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Isagoge

Isagoge L Isagoge est une introduction aux Categories Porphyre y definit les cinq predicables genre espece difference propre et accident et formule ce qui grace a Boece deviendra le principal probleme lo

  • Title: Isagoge
  • Author: Porphyry
  • ISBN: 9782711613441
  • Page: 339
  • Format: Paperback
  • L Isagoge est une introduction aux Categories Porphyre y definit les cinq predicables genre, espece, difference, propre et accident et formule ce qui, grace a Boece, deviendra le principal probleme logique et metaphysique du Moyen Age occidental le probleme des universaux , ouvrant la querelle qui, jusqu a la fin du XVe siecle, verra s affronter realistes et nominaliL Isagoge est une introduction aux Categories Porphyre y definit les cinq predicables genre, espece, difference, propre et accident et formule ce qui, grace a Boece, deviendra le principal probleme logique et metaphysique du Moyen Age occidental le probleme des universaux , ouvrant la querelle qui, jusqu a la fin du XVe siecle, verra s affronter realistes et nominalistes La traduction francaise ici proposee est accompagnee du texte grec original et de la traduction latine de Boece.

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      Published :2019-08-25T09:43:28+00:00

    About "Porphyry"

    1. Porphyry

      Porphyry s parents were Phoenician, and he was born in Tyre His parents named him Malchus king but his teacher in Athens, Cassius Longinus, gave him the name Porphyrius clad in purple , possibly a reference to his Phoenician heritage, or a punning allusion to his name and the color of royal robes.Porphyry of Tyre Greek , Porphyrios, AD c 234 c 305 was a Neoplatonic philosopher who was born in Tyre He edited and published the Enneads, the only collection of the work of his teacher Plotinus He also wrote many works himself on a wide variety of topics His Isagoge, or Introduction, is an introduction to logic and philosophy,and in Latin translation it was the standard textbook on logic throughout the Middle Ages In addition, through several of his works, most notably Philosophy from Oracles and Against the Christians, he was involved in a controversy with a number of early Christians, and his commentary on Euclid s Elements was used as a source by Pappus of Alexandria.

    234 Comments

    1. Basically, this is an introduction to (or maybe a synopsis of) Aristotle's Categories by the Neo-Platonist Porphyry. I just finished Aristotle's logical works, so that subject matter is still fresh enough in my mind that nothing here struck me as terribly novel or elucidative. That being said, this work was popular during the Middle Ages and some have found it helpful when reading Aristotle's categorical writings.I am going through Porphyry's works at the moment, so I will save my comments regar [...]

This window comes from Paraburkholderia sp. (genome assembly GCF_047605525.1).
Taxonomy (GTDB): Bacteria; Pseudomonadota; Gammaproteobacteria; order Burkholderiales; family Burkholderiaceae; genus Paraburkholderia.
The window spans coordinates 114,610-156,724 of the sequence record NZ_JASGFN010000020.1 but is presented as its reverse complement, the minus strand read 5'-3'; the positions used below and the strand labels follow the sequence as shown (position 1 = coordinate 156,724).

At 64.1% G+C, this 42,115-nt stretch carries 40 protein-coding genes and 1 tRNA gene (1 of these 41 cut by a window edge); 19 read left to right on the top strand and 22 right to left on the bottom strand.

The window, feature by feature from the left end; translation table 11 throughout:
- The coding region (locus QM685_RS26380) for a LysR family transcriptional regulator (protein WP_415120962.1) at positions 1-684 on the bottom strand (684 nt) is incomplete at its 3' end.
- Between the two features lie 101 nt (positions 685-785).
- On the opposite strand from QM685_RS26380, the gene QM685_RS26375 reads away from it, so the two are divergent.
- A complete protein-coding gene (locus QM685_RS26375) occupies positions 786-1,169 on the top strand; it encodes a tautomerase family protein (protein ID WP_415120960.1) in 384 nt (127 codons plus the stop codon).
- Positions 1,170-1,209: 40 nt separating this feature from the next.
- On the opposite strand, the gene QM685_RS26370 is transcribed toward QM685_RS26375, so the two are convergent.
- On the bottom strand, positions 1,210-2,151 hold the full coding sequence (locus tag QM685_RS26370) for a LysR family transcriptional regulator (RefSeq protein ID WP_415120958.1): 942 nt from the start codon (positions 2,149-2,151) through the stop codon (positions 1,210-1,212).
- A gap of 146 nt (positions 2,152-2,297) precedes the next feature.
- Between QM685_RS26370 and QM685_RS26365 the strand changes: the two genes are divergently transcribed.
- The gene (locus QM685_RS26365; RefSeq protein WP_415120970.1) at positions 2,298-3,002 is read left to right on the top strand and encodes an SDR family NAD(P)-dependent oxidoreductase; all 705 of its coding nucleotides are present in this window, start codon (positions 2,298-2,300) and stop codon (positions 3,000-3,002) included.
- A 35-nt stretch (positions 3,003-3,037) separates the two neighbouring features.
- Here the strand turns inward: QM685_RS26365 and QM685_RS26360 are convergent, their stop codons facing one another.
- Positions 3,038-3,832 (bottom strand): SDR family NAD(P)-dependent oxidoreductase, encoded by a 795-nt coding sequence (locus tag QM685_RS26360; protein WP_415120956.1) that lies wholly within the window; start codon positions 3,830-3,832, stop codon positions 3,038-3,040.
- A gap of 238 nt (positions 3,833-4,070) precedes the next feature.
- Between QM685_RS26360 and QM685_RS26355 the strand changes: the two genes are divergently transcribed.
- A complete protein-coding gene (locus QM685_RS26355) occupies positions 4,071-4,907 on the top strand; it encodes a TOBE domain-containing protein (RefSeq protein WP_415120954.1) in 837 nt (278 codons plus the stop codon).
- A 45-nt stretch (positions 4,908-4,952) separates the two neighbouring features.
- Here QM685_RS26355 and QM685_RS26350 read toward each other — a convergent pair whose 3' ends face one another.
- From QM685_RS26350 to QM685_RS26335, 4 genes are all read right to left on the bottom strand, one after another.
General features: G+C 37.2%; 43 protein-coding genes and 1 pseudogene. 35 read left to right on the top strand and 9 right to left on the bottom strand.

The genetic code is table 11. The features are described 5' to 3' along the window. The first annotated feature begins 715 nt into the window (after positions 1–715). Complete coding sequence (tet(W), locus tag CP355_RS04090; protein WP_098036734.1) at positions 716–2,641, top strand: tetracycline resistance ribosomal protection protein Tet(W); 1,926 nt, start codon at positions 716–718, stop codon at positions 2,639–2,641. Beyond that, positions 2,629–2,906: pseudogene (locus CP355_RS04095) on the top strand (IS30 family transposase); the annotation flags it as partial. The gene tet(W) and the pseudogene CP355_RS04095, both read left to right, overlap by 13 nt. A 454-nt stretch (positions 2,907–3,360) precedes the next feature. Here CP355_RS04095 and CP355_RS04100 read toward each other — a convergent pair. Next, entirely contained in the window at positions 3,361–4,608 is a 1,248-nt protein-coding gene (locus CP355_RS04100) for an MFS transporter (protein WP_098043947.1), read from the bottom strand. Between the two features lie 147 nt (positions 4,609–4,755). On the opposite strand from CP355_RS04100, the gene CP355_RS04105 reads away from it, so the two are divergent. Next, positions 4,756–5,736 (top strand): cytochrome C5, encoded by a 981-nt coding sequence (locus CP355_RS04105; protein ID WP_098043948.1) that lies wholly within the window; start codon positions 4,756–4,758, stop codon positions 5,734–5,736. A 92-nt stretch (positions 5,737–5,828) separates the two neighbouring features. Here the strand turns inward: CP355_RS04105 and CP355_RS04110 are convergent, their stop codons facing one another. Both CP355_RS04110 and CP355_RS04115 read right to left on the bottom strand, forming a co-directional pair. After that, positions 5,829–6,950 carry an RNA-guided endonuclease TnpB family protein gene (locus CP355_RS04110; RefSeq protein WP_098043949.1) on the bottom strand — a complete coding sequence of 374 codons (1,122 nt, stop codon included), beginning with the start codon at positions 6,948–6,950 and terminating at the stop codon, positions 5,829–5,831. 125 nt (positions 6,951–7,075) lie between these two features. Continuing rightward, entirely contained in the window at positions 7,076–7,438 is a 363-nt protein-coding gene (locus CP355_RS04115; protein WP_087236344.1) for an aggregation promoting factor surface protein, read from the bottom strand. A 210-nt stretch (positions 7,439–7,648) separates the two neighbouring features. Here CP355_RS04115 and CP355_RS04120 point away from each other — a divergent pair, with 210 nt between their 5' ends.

2. Invaluable introduction to Aristotle's works. I've been reading this along with others for a philosophy discussion group. We'll be starting on Aristotle's Categories next.


    3. These are my notes on the passage. Unfortunately, OneNote doesn't transfer all of my notes nicely, and so certain parts have to be omitted.GenusDescriptio of Genus: that which is predicated essentially of many things differing in species.Differs from property in that genus is predicated of many species, whereas property is predicated only one species and to the individuals belonging to that species.Genus different from difference and common accident. Though difference and common accident may be [...]


    4. This interesting little treatise was intended as an introduction to the categories of Aristotle. Specifically, it is concerned with the hierarchical classification of different things; readers familiar with the biological concept of taxonomy (kingdom > phylum > class > order > family > genus > species) will recognize many of the basic concepts and terminology that remain in use to this day.I've read some Aristotle in my day, but I'm certainly not an expert, and I'd be lying if [...]


    5. I read the translation by Octavius Freire Owen, M. A. of Christ Church, Oxford. It might as well be in the original greek. It served only to complicate things. I feel like it was begging for an illustrated version, or one in which hierarchy could be better illustrated, for the words were legible, but their combinations were not.I get the usefulness of the document and its historical importance, but holy shit was this translation confusing.


    6. The best introduction to philosophy. This should be the first philosophy text students read. They should read Aristotle's Categories and On Interpretations second.




    7. Excellent! If only I had known it exsisted before I tackled Aristotle's Prior and Posterior Analytics. It would have saved my hours of diagramming the structures of proper argument.



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